Continuum Percolation

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Cambridge University Press, Jun 13, 1996 - Mathematics - 238 pages
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Many phenomena in physics, chemistry, and biology can be modeled by spatial random processes. One such process is continuum percolation, which is used when the phenomenon being modeled is made up of individual events that overlap e.g., individual raindrops that eventually make the ground evenly wet. This is a systematic, rigorous account of continuum percolation. The authors treat two models, the Boolean model and the random connection model, in detail, and they discuss related continuum models. Meester and Roy explain all important techniques and methods and apply them to obtain results on the existence of phase transitions, equality and continuity of critical densities, compressions, rarefaction, and other aspects of continuum models.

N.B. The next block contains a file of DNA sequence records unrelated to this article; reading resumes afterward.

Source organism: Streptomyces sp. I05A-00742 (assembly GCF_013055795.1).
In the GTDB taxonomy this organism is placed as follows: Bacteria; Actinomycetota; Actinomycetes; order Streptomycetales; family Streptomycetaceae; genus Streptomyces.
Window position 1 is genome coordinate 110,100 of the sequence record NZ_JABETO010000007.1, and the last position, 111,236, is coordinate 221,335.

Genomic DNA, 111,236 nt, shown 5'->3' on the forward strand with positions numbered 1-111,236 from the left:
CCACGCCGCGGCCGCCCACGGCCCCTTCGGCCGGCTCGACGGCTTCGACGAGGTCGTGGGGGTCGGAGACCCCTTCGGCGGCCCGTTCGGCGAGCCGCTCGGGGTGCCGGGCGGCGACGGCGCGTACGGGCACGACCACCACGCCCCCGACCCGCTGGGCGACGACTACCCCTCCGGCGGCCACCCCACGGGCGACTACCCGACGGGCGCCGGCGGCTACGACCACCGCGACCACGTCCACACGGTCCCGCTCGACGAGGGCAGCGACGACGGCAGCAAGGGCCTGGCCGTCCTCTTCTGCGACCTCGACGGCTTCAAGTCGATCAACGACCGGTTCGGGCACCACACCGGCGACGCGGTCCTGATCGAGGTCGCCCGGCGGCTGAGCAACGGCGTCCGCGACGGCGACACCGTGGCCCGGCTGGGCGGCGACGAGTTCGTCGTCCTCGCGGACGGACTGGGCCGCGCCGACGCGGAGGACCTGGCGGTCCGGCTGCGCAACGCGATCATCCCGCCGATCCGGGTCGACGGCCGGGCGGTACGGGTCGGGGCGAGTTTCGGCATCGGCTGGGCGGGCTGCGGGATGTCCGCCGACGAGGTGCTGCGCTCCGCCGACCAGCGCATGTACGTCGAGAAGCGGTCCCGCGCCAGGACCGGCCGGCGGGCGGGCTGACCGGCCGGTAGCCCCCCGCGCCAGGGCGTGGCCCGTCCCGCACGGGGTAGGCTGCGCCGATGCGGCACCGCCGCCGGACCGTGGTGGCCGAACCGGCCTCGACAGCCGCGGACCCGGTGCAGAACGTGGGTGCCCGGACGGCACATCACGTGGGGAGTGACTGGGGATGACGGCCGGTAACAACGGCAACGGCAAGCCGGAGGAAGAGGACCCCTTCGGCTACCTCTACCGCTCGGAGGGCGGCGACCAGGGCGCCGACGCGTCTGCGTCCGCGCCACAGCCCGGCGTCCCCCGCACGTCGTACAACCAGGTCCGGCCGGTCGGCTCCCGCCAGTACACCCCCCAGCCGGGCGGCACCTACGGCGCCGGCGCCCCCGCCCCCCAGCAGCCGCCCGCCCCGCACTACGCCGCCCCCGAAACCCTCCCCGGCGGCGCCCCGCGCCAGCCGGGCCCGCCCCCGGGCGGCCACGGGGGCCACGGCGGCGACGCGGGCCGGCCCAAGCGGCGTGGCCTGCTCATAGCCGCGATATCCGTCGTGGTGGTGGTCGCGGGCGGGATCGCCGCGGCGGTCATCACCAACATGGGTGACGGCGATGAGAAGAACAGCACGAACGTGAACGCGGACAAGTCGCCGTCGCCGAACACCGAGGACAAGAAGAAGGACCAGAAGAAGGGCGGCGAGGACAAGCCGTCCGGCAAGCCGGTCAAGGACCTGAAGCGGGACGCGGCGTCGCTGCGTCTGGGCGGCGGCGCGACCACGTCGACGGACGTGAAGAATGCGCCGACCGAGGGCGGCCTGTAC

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About the author (1996)

Ronald Meester is professor of mathematics at the Vrije Universiteit Amsterdam. He has published broadly in percolation theory, spatial random processes, self-organized criticality, ergodic theory, and forensic statistics and is the author of Continuum Percolation (with Rahul Roy) and A Natural Introduction to Probability Theory.

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